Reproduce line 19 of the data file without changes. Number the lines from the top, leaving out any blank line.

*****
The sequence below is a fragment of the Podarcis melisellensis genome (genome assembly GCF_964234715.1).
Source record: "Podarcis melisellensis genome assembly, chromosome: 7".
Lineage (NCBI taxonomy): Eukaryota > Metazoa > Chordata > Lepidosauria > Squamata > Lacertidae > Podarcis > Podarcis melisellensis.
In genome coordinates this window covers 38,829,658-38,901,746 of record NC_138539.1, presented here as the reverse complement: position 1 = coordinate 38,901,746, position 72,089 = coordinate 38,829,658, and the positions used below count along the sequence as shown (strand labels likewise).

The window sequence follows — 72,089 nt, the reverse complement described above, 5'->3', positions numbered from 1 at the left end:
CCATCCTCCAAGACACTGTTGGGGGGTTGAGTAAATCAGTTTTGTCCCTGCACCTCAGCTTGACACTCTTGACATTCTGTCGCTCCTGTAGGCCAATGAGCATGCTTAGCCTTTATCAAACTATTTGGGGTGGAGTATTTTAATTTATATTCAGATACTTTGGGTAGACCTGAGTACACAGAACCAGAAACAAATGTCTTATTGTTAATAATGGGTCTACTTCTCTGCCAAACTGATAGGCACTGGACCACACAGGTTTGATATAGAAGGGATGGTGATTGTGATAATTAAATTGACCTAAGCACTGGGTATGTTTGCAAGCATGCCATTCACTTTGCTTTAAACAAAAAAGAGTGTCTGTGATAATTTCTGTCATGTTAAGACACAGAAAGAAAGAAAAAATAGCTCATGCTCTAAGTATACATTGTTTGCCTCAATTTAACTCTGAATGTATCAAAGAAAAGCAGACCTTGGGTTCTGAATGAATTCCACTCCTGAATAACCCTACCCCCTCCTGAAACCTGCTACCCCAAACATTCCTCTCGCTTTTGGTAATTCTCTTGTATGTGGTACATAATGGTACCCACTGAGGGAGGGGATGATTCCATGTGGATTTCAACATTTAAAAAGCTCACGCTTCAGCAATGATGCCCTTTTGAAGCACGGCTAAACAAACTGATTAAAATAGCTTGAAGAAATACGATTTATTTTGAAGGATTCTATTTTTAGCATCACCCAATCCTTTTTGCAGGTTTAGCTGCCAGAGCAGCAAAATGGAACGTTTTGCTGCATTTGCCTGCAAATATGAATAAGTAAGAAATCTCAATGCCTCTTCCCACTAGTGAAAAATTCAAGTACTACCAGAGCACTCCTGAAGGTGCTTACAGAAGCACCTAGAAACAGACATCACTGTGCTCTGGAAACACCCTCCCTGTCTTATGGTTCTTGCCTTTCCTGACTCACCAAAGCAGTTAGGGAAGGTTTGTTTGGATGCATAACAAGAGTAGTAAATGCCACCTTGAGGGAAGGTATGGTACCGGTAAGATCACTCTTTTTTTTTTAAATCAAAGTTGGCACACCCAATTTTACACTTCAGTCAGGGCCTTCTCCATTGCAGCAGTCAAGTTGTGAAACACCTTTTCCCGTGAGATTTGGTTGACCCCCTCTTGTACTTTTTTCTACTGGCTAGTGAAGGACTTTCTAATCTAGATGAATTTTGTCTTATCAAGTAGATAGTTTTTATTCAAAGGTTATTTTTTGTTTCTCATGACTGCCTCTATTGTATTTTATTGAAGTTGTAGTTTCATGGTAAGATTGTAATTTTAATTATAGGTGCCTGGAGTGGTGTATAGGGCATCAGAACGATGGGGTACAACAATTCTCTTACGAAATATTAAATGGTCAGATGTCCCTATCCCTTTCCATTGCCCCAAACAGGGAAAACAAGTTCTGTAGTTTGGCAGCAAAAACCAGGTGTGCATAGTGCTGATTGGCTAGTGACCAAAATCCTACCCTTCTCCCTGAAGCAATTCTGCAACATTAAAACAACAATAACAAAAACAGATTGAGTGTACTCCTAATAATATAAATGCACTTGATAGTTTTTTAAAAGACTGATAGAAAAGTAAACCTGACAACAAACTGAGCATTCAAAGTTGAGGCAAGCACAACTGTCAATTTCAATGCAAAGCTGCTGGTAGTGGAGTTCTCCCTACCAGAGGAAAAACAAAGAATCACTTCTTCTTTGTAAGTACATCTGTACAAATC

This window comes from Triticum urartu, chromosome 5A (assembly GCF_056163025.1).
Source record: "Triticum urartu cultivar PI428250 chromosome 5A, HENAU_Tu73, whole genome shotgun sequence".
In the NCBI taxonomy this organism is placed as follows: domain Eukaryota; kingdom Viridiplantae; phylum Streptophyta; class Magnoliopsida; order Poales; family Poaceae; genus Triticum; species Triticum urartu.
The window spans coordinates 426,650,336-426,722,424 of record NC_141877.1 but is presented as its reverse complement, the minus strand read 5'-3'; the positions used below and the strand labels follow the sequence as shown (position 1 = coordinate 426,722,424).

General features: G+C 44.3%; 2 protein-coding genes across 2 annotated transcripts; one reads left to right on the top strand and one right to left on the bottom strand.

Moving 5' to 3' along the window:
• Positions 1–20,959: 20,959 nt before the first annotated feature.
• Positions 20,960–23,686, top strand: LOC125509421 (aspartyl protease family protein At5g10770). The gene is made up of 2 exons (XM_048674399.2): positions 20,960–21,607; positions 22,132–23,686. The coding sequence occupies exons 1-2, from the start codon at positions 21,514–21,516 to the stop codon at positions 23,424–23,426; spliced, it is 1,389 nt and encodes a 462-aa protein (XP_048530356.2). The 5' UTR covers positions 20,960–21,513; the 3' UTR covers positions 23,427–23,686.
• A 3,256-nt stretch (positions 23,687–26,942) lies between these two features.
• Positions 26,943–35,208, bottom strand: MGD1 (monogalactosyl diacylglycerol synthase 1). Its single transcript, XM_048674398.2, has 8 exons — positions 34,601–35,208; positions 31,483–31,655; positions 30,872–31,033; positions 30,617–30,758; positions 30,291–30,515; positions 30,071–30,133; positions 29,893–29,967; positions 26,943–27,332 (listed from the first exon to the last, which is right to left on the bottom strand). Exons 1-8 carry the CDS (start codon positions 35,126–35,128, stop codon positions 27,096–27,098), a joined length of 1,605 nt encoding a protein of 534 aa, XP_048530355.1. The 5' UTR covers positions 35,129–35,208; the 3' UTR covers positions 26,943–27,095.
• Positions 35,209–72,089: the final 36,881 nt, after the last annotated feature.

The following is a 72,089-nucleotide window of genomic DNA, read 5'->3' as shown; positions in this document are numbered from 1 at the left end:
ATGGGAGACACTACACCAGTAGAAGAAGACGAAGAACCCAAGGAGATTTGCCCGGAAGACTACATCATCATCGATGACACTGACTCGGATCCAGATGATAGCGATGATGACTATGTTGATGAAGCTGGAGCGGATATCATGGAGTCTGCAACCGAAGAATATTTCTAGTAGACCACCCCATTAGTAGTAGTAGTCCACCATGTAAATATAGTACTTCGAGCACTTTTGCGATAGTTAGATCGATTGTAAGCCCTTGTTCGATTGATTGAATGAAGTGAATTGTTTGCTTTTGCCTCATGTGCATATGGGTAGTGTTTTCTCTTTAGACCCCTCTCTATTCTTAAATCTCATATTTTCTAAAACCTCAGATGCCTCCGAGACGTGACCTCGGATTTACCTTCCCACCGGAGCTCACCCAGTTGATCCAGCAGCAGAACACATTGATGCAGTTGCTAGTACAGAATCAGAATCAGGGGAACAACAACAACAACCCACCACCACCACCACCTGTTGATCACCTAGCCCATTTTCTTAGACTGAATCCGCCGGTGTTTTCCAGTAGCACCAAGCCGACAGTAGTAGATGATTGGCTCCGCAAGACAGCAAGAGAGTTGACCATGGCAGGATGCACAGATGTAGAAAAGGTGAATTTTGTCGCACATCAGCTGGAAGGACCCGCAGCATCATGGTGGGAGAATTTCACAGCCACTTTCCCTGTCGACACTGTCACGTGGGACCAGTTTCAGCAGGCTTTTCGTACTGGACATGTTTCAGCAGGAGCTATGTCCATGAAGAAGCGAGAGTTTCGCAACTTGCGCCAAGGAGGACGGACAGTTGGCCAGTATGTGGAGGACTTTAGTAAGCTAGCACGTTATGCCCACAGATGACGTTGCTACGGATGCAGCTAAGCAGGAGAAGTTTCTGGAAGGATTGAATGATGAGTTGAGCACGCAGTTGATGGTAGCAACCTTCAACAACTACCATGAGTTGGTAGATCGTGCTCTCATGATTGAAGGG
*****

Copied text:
ATGGGAGACACTACACCAGTAGAAGAAGACGAAGAACCCAAGGAGATTTGCCCGGAAGACTACATCATCATCGATGACACTGACTCGGATCCAGATGATAGCGATGATGACTATGTTGATGAAGCTGGAGCGGATATCATGGAGTCTGCAACCGAAGAATATTTCTAGTAGACCACCCCATTAGTAGTAGTAGTCCACCATGTAAATATAGTACTTCGAGCACTTTTGCGATAGTTAGATCGATTGTAAGCCCTTGTTCGATTGATTGAATGAAGTGAATTGTTTGCTTTTGCCTCATGTGCATATGGGTAGTGTTTTCTCTTTAGACCCCTCTCTATTCTTAAATCTCATATTTTCTAAAACCTCAGATGCCTCCGAGACGTGACCTCGGATTTACCTTCCCACCGGAGCTCACCCAGTTGATCCAGCAGCAGAACACATTGATGCAGTTGCTAGTACAGAATCAGAATCAGGGGAACAACAACAACAACCCACCACCACCACCACCTGTTGATCACCTAGCCCATTTTCTTAGACTGAATCCGCCGGTGTTTTCCAGTAGCACCAAGCCGACAGTAGTAGATGATTGGCTCCGCAAGACAGCAAGAGAGTTGACCATGGCAGGATGCACAGATGTAGAAAAGGTGAATTTTGTCGCACATCAGCTGGAAGGACCCGCAGCATCATGGTGGGAGAATTTCACAGCCACTTTCCCTGTCGACACTGTCACGTGGGACCAGTTTCAGCAGGCTTTTCGTACTGGACATGTTTCAGCAGGAGCTATGTCCATGAAGAAGCGAGAGTTTCGCAACTTGCGCCAAGGAGGACGGACAGTTGGCCAGTATGTGGAGGACTTTAGTAAGCTAGCACGTTATGCCCACAGATGACGTTGCTACGGATGCAGCTAAGCAGGAGAAGTTTCTGGAAGGATTGAATGATGAGTTGAGCACGCAGTTGATGGTAGCAACCTTCAACAACTACCATGAGTTGGTAGATCGTGCTCTCATGATTGAAGGG